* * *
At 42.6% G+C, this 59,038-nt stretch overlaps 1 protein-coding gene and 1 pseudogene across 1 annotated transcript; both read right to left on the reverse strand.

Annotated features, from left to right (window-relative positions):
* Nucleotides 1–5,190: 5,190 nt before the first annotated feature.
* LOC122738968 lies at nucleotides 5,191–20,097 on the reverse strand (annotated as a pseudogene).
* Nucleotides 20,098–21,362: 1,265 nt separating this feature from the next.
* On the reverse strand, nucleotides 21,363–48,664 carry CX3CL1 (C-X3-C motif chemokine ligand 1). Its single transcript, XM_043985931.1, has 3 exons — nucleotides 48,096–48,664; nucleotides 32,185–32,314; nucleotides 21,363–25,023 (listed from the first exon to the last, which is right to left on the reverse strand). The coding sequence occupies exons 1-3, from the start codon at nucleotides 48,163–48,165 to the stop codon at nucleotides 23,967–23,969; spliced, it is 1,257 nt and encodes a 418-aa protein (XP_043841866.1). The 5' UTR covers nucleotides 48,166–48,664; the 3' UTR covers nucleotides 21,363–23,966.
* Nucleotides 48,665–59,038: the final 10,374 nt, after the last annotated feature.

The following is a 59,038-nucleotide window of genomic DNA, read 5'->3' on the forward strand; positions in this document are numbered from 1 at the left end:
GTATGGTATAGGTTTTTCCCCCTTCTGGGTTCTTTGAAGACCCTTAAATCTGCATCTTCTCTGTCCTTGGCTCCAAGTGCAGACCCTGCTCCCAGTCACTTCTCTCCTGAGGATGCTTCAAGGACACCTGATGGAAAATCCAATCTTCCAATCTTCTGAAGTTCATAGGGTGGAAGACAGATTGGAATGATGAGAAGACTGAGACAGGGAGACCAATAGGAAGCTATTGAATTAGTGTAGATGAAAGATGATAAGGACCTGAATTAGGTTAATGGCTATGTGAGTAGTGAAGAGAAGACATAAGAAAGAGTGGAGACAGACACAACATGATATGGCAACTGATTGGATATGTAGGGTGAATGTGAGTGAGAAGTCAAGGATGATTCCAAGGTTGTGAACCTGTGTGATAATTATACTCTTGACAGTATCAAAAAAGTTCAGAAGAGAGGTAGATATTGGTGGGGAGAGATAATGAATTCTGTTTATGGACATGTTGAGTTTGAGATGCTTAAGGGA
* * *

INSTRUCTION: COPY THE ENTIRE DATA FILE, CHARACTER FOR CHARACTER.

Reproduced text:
At 42.6% G+C, this 59,038-nt stretch overlaps 1 protein-coding gene and 1 pseudogene across 1 annotated transcript; both read right to left on the reverse strand.

Annotated features, from left to right (window-relative positions):
* Nucleotides 1–5,190: 5,190 nt before the first annotated feature.
* LOC122738968 lies at nucleotides 5,191–20,097 on the reverse strand (annotated as a pseudogene).
* Nucleotides 20,098–21,362: 1,265 nt separating this feature from the next.
* On the reverse strand, nucleotides 21,363–48,664 carry CX3CL1 (C-X3-C motif chemokine ligand 1). Its single transcript, XM_043985931.1, has 3 exons — nucleotides 48,096–48,664; nucleotides 32,185–32,314; nucleotides 21,363–25,023 (listed from the first exon to the last, which is right to left on the reverse strand). The coding sequence occupies exons 1-3, from the start codon at nucleotides 48,163–48,165 to the stop codon at nucleotides 23,967–23,969; spliced, it is 1,257 nt and encodes a 418-aa protein (XP_043841866.1). The 5' UTR covers nucleotides 48,166–48,664; the 3' UTR covers nucleotides 21,363–23,966.
* Nucleotides 48,665–59,038: the final 10,374 nt, after the last annotated feature.

The following is a 59,038-nucleotide window of genomic DNA, read 5'->3' on the forward strand; positions in this document are numbered from 1 at the left end:
GTATGGTATAGGTTTTTCCCCCTTCTGGGTTCTTTGAAGACCCTTAAATCTGCATCTTCTCTGTCCTTGGCTCCAAGTGCAGACCCTGCTCCCAGTCACTTCTCTCCTGAGGATGCTTCAAGGACACCTGATGGAAAATCCAATCTTCCAATCTTCTGAAGTTCATAGGGTGGAAGACAGATTGGAATGATGAGAAGACTGAGACAGGGAGACCAATAGGAAGCTATTGAATTAGTGTAGATGAAAGATGATAAGGACCTGAATTAGGTTAATGGCTATGTGAGTAGTGAAGAGAAGACATAAGAAAGAGTGGAGACAGACACAACATGATATGGCAACTGATTGGATATGTAGGGTGAATGTGAGTGAGAAGTCAAGGATGATTCCAAGGTTGTGAACCTGTGTGATAATTATACTCTTGACAGTATCAAAAAAGTTCAGAAGAGAGGTAGATATTGGTGGGGAGAGATAATGAATTCTGTTTATGGACATGTTGAGTTTGAGATGCTTAAGGGA